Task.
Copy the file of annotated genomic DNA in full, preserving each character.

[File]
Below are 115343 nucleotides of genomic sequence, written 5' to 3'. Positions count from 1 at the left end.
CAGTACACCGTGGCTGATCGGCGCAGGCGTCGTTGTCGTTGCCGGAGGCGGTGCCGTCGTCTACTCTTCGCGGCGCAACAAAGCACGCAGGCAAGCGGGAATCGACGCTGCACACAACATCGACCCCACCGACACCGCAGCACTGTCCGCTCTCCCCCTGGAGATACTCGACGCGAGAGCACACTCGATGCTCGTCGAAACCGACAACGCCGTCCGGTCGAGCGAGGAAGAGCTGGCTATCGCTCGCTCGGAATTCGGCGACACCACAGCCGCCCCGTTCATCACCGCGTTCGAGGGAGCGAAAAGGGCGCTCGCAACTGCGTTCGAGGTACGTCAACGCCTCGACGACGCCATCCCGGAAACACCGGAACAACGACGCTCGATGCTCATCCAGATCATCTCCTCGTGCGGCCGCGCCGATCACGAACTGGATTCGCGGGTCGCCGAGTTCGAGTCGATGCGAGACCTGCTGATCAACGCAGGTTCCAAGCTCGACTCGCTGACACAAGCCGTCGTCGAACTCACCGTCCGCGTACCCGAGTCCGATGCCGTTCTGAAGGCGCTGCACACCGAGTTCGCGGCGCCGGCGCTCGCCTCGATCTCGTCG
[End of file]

Below are 115343 nucleotides of genomic sequence, written 5' to 3'. Positions count from 1 at the left end.
CAGTACACCGTGGCTGATCGGCGCAGGCGTCGTTGTCGTTGCCGGAGGCGGTGCCGTCGTCTACTCTTCGCGGCGCAACAAAGCACGCAGGCAAGCGGGAATCGACGCTGCACACAACATCGACCCCACCGACACCGCAGCACTGTCCGCTCTCCCCCTGGAGATACTCGACGCGAGAGCACACTCGATGCTCGTCGAAACCGACAACGCCGTCCGGTCGAGCGAGGAAGAGCTGGCTATCGCTCGCTCGGAATTCGGCGACACCACAGCCGCCCCGTTCATCACCGCGTTCGAGGGAGCGAAAAGGGCGCTCGCAACTGCGTTCGAGGTACGTCAACGCCTCGACGACGCCATCCCGGAAACACCGGAACAACGACGCTCGATGCTCATCCAGATCATCTCCTCGTGCGGCCGCGCCGATCACGAACTGGATTCGCGGGTCGCCGAGTTCGAGTCGATGCGAGACCTGCTGATCAACGCAGGTTCCAAGCTCGACTCGCTGACACAAGCCGTCGTCGAACTCACCGTCCGCGTACCCGAGTCCGATGCCGTTCTGAAGGCGCTGCACACCGAGTTCGCGGCGCCGGCGCTCGCCTCGATCTCGTCG